In most countries regulations require that only high quality ISO certified products are acceptable for processing and packaging of foods. Gas companies therefore will be faced with the challenge of implementing Good Manufacturing Practice (GMP) and seeking accreditation for the Hazard Analysis and Critical Control Point System (HACCP SYSTEM).
An alternative non-food use of agricultural products is the production of biofuels. Biofuels are liquid or gaseous fuel produced from biodegradable substances. First generation biofuels are ‘conventional’ fuels typically created by extraction, fermentation, esterification or digestion and these include vegetable oil, biodiesel, bioethanol or upgraded biogas.
Second generation fuels are created by thermochemical conversion processes like gasification or synthesis of such as hydrogen, methanol, ethanol, dimethyl ether (DME) or biomass-to-liquid (BTL) diesel.
Industrial gases are likely to find application in cell culture fermentation, process optimisation, reactor cooling, freeze drying and the control of volatile organic compounds.
Applications in the pulp & paper segment
Application developments in this segment will continue to be driven by the need to reduce the impact that these mammoth operations have on the environment and to improve profitability by recovering additional substances from waste water effluent, enhancing both output and quality and by developing new product streams.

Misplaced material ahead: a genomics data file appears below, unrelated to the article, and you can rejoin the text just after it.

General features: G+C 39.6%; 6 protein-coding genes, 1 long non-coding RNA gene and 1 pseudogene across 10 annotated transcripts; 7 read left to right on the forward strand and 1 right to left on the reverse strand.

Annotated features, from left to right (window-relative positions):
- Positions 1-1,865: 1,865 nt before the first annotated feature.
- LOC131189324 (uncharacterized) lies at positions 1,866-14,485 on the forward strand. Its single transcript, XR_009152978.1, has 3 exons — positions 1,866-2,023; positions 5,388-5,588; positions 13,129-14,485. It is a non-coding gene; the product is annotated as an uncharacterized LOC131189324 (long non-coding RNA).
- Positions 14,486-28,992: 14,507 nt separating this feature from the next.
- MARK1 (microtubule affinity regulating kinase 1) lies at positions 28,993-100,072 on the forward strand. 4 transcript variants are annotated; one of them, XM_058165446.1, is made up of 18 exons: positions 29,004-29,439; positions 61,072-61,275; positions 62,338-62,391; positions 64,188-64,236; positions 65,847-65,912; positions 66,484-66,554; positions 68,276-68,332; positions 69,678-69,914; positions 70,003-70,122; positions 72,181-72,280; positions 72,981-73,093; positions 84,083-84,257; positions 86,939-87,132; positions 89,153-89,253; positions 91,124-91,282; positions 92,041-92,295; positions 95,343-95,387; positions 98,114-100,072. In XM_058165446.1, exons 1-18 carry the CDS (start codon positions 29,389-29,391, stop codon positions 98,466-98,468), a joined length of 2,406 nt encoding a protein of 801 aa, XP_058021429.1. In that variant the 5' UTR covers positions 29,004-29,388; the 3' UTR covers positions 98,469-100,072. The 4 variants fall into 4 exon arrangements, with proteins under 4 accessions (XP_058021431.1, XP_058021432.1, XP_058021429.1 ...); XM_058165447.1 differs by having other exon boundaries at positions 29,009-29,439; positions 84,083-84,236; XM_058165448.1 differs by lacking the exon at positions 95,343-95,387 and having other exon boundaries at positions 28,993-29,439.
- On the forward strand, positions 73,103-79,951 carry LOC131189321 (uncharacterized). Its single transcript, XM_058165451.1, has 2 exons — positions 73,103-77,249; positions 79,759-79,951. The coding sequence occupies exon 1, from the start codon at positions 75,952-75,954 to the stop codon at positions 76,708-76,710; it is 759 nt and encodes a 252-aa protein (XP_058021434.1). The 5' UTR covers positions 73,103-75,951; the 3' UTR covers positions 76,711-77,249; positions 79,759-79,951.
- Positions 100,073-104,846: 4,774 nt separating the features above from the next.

It is quite possible that pulp mills could become consistent exporters of energy and so boost the contribution of renewables to the energy mix.
Applications emerging in other segments
Electric power generation driven by the twin forces of industrialisation and urbanisation will grow faster than any other primary energy demand in the foreseeable future, it is thought.
Coal-fired steam turbines already dominate this sector and while many developed countries have converted to cleaner natural gas engines, simple economics and the need for energy independence will compel many countries to prefer their domestic coal reserves.
As a result the emissions from coal combustion will undoubtedly be the largest opportunity for the capture and sequestration of carbon dioxide.